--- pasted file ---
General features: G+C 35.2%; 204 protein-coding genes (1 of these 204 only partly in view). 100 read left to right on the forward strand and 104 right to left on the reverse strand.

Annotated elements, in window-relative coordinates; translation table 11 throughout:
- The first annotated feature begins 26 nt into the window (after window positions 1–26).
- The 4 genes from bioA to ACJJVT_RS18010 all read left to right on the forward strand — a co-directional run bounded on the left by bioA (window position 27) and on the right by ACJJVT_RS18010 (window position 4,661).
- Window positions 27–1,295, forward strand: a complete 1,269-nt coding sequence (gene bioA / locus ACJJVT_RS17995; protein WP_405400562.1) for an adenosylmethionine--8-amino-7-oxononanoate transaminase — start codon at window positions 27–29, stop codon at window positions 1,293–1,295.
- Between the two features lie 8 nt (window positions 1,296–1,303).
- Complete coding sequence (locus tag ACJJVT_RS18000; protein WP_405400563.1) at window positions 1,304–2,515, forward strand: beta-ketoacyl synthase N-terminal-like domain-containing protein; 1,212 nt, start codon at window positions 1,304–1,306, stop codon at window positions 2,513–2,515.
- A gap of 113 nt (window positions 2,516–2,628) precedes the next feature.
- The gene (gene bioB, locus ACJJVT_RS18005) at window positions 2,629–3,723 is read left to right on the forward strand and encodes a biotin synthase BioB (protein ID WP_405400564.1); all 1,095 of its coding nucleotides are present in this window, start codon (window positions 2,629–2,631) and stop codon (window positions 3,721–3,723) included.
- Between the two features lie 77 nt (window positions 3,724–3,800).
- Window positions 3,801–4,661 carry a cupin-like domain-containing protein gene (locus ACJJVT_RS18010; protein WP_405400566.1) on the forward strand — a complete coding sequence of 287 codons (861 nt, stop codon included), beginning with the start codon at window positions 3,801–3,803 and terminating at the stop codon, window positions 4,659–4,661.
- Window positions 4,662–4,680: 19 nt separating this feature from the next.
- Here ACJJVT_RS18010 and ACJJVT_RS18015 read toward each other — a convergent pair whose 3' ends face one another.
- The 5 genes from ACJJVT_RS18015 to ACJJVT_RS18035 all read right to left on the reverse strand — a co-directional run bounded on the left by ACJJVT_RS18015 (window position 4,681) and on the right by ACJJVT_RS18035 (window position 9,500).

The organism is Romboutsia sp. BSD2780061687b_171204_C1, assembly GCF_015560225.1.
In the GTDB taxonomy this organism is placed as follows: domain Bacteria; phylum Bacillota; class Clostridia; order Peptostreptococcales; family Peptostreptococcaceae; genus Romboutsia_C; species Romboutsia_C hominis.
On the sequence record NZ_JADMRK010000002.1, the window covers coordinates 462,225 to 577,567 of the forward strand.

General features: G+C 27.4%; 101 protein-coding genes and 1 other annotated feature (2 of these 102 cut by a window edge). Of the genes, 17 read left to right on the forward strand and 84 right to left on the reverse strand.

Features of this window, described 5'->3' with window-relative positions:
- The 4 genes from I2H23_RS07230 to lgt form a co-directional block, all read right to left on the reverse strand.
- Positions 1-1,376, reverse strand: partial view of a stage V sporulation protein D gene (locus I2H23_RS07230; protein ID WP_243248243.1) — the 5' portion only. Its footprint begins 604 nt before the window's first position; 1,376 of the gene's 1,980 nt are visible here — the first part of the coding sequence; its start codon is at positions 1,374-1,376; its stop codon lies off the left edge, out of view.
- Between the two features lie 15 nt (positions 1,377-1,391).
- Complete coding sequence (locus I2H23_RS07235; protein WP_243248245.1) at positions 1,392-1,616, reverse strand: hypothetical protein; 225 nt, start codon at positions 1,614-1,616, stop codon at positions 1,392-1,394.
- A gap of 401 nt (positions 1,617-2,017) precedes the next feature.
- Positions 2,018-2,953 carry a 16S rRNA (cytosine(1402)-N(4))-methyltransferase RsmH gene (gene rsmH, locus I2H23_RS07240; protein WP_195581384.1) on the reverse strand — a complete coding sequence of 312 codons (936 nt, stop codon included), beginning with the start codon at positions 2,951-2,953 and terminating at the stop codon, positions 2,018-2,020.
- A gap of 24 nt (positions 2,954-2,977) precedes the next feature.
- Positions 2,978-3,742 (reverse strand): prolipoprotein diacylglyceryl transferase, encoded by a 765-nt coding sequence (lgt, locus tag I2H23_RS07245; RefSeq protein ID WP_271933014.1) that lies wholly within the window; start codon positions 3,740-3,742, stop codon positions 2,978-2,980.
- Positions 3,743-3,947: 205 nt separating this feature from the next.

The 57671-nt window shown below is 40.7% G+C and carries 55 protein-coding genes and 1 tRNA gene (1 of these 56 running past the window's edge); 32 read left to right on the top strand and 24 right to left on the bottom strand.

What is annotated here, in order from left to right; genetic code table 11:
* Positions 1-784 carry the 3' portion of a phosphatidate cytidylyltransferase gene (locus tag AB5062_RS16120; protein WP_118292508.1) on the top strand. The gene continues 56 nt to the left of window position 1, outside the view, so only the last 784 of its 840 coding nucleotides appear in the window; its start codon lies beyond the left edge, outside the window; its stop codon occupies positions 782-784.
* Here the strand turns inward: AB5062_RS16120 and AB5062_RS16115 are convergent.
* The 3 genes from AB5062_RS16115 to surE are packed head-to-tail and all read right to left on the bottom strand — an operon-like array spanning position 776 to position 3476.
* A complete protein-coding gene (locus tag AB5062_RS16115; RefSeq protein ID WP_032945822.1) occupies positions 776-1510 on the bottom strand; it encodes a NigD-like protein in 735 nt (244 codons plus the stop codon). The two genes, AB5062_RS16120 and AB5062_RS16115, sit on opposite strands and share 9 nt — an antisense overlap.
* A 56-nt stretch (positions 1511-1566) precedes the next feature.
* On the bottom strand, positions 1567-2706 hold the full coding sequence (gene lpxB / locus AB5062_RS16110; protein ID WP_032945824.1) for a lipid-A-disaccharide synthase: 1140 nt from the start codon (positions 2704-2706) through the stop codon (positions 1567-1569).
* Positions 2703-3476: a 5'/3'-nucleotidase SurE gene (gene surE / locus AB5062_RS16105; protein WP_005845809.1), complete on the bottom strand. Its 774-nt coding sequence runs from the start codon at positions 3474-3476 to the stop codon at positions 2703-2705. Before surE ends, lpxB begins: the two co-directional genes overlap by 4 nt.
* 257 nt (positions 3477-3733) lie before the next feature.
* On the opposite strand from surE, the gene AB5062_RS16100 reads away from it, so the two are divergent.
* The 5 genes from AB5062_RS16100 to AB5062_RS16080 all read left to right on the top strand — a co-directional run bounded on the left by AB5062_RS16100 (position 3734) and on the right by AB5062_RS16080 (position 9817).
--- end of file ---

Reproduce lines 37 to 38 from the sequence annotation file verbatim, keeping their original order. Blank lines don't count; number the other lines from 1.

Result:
* Positions 2703-3476: a 5'/3'-nucleotidase SurE gene (gene surE / locus AB5062_RS16105; protein WP_005845809.1), complete on the bottom strand. Its 774-nt coding sequence runs from the start codon at positions 3474-3476 to the stop codon at positions 2703-2705. Before surE ends, lpxB begins: the two co-directional genes overlap by 4 nt.
* 257 nt (positions 3477-3733) lie before the next feature.